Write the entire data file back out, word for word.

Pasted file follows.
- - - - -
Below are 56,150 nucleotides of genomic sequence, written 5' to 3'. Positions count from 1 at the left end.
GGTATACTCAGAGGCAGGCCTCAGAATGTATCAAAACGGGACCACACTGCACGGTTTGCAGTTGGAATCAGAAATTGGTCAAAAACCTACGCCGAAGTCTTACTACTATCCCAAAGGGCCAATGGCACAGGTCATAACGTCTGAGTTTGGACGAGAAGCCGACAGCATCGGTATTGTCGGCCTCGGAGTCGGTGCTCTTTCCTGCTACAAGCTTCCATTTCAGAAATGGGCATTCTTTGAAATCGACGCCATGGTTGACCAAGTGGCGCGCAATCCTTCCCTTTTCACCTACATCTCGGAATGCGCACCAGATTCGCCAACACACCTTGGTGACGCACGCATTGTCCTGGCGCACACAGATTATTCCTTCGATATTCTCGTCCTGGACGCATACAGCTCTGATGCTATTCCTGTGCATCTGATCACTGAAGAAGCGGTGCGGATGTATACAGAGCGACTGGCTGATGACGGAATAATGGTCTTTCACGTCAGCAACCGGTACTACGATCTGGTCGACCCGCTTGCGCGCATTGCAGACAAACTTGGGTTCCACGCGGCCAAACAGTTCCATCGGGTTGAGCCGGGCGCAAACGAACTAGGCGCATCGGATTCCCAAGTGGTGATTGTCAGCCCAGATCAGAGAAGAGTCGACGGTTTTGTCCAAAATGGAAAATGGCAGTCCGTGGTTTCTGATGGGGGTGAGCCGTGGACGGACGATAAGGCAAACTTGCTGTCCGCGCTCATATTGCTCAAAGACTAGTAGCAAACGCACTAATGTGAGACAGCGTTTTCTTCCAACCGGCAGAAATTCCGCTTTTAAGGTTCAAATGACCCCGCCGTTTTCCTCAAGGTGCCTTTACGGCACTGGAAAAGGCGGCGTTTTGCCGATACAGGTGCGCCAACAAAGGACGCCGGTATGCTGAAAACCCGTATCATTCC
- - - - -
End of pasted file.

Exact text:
Below are 56,150 nucleotides of genomic sequence, written 5' to 3'. Positions count from 1 at the left end.
GGTATACTCAGAGGCAGGCCTCAGAATGTATCAAAACGGGACCACACTGCACGGTTTGCAGTTGGAATCAGAAATTGGTCAAAAACCTACGCCGAAGTCTTACTACTATCCCAAAGGGCCAATGGCACAGGTCATAACGTCTGAGTTTGGACGAGAAGCCGACAGCATCGGTATTGTCGGCCTCGGAGTCGGTGCTCTTTCCTGCTACAAGCTTCCATTTCAGAAATGGGCATTCTTTGAAATCGACGCCATGGTTGACCAAGTGGCGCGCAATCCTTCCCTTTTCACCTACATCTCGGAATGCGCACCAGATTCGCCAACACACCTTGGTGACGCACGCATTGTCCTGGCGCACACAGATTATTCCTTCGATATTCTCGTCCTGGACGCATACAGCTCTGATGCTATTCCTGTGCATCTGATCACTGAAGAAGCGGTGCGGATGTATACAGAGCGACTGGCTGATGACGGAATAATGGTCTTTCACGTCAGCAACCGGTACTACGATCTGGTCGACCCGCTTGCGCGCATTGCAGACAAACTTGGGTTCCACGCGGCCAAACAGTTCCATCGGGTTGAGCCGGGCGCAAACGAACTAGGCGCATCGGATTCCCAAGTGGTGATTGTCAGCCCAGATCAGAGAAGAGTCGACGGTTTTGTCCAAAATGGAAAATGGCAGTCCGTGGTTTCTGATGGGGGTGAGCCGTGGACGGACGATAAGGCAAACTTGCTGTCCGCGCTCATATTGCTCAAAGACTAGTAGCAAACGCACTAATGTGAGACAGCGTTTTCTTCCAACCGGCAGAAATTCCGCTTTTAAGGTTCAAATGACCCCGCCGTTTTCCTCAAGGTGCCTTTACGGCACTGGAAAAGGCGGCGTTTTGCCGATACAGGTGCGCCAACAAAGGACGCCGGTATGCTGAAAACCCGTATCATTCC